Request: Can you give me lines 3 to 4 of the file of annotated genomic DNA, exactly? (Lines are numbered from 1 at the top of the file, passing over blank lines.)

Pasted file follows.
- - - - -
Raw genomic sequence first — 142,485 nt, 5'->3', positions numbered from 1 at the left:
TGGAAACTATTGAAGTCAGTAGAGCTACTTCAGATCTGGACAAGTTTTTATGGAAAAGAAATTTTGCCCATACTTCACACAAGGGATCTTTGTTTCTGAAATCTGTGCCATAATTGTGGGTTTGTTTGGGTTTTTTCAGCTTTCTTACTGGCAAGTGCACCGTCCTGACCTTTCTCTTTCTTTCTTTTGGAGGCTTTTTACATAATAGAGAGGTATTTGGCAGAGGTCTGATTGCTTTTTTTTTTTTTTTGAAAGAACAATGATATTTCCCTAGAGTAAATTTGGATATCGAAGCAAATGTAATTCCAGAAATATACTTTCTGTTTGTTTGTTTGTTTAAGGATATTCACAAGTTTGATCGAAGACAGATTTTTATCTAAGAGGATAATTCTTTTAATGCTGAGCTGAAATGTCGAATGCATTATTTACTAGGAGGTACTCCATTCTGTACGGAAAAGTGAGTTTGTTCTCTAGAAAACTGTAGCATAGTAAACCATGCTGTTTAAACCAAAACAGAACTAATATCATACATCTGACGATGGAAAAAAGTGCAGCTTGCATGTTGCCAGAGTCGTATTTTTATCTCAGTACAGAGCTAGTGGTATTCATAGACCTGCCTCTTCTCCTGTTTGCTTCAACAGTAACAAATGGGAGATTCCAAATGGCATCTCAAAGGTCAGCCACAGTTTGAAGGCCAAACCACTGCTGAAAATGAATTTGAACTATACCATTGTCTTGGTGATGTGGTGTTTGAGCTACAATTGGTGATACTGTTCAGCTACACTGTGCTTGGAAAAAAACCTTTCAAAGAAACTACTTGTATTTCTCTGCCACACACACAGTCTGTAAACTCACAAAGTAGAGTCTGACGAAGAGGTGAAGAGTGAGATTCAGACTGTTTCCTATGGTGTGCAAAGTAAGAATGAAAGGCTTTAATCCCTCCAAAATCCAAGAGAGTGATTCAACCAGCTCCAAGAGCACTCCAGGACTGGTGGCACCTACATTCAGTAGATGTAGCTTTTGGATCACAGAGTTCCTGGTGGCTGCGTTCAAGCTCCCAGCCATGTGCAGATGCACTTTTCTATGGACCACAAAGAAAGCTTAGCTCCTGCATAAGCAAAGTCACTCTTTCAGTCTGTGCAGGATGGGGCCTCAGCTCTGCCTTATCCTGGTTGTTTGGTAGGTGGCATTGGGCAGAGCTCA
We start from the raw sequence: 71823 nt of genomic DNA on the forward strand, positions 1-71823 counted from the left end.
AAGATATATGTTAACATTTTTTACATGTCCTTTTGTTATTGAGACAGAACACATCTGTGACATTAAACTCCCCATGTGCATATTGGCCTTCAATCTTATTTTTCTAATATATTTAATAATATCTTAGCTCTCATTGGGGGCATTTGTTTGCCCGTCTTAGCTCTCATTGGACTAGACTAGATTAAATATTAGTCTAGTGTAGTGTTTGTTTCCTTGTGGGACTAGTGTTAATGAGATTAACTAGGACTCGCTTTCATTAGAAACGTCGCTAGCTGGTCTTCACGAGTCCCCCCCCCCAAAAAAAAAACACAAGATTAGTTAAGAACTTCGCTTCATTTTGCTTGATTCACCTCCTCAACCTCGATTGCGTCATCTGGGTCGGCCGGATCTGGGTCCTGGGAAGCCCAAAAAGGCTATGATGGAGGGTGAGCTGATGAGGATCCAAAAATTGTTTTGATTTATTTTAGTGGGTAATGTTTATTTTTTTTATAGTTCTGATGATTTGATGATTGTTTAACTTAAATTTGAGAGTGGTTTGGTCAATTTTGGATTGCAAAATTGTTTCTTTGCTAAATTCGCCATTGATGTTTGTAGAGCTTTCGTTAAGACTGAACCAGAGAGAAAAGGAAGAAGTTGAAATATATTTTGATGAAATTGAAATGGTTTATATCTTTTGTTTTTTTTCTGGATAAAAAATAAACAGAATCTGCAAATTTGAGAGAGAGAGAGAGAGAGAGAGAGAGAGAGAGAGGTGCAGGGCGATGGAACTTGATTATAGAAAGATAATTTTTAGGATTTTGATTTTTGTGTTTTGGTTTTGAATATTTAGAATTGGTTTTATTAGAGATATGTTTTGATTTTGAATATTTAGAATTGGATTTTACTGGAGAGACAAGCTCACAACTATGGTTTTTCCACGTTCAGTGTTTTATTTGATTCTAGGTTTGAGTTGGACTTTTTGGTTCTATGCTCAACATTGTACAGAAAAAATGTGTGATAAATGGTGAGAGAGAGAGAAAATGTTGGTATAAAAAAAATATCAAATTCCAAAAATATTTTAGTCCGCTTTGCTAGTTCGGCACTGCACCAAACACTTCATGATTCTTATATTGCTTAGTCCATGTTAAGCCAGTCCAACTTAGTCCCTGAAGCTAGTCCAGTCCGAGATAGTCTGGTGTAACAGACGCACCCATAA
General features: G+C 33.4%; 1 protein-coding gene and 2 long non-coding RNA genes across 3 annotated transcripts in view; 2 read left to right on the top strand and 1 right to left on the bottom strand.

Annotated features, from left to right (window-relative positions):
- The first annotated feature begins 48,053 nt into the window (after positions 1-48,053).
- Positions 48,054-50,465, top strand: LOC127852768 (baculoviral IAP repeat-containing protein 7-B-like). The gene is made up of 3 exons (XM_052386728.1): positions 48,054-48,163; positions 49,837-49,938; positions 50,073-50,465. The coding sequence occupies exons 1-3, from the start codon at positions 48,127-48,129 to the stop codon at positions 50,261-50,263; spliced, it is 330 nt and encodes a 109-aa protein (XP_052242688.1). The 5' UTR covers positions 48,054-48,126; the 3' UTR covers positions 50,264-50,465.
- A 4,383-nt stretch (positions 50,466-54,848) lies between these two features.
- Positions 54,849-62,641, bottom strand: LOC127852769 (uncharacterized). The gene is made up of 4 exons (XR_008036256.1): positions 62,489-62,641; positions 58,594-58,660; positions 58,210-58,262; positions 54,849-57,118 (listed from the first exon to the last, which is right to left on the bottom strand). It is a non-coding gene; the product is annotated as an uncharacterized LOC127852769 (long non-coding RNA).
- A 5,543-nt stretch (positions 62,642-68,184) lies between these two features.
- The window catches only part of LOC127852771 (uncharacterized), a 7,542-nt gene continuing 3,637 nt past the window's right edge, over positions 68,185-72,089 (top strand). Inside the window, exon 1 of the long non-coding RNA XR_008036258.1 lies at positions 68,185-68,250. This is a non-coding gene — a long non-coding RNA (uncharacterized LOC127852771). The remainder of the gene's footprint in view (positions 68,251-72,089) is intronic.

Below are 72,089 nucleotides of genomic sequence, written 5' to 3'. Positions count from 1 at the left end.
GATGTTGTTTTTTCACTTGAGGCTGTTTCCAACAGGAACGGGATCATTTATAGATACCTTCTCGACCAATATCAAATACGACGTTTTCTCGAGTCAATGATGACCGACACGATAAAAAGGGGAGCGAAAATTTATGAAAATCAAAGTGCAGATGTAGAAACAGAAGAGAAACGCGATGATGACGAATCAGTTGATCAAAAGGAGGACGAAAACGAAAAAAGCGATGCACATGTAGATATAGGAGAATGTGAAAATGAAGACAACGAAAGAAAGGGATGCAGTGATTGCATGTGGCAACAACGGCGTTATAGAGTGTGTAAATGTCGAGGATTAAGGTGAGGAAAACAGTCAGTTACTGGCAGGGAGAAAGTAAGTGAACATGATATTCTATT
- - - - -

We start from the raw sequence: 71823 nt of genomic DNA on the forward strand, positions 1-71823 counted from the left end.
AAGATATATGTTAACATTTTTTACATGTCCTTTTGTTATTGAGACAGAACACATCTGTGACATTAAACTCCCCATGTGCATATTGGCCTTCAATCTTATTTTTCTAATATATTTAATAATATCTTAGCTCTCATTGGGGGCATTTGTTTGCCCGTCTTAGCTCTCATTGGACTAGACTAGATTAAATATTAGTCTAGTGTAGTGTTTGTTTCCTTGTGGGACTAGTGTTAATGAGATTAACTAGGACTCGCTTTCATTAGAAACGTCGCTAGCTGGTCTTCACGAGTCCCCCCCCCCAAAAAAAAAACACAAGATTAGTTAAGAACTTCGCTTCATTTTGCTTGATTCACCTCCTCAACCTCGATTGCGTCATCTGGGTCGGCCGGATCTGGGTCCTGGGAAGCCCAAAAAGGCTATGATGGAGGGTGAGCTGATGAGGATCCAAAAATTGTTTTGATTTATTTTAGTGGGTAATGTTTATTTTTTTTATAGTTCTGATGATTTGATGATTGTTTAACTTAAATTTGAGAGTGGTTTGGTCAATTTTGGATTGCAAAATTGTTTCTTTGCTAAATTCGCCATTGATGTTTGTAGAGCTTTCGTTAAGACTGAACCAGAGAGAAAAGGAAGAAGTTGAAATATATTTTGATGAAATTGAAATGGTTTATATCTTTTGTTTTTTTTCTGGATAAAAAATAAACAGAATCTGCAAATTTGAGAGAGAGAGAGAGAGAGAGAGAGAGAGAGAGAGGTGCAGGGCGATGGAACTTGATTATAGAAAGATAATTTTTAGGATTTTGATTTTTGTGTTTTGGTTTTGAATATTTAGAATTGGTTTTATTAGAGATATGTTTTGATTTTGAATATTTAGAATTGGATTTTACTGGAGAGACAAGCTCACAACTATGGTTTTTCCACGTTCAGTGTTTTATTTGATTCTAGGTTTGAGTTGGACTTTTTGGTTCTATGCTCAACATTGTACAGAAAAAATGTGTGATAAATGGTGAGAGAGAGAGAAAATGTTGGTATAAAAAAAATATCAAATTCCAAAAATATTTTAGTCCGCTTTGCTAGTTCGGCACTGCACCAAACACTTCATGATTCTTATATTGCTTAGTCCATGTTAAGCCAGTCCAACTTAGTCCCTGAAGCTAGTCCAGTCCGAGATAGTCTGGTGTAACAGACGCACCCATAA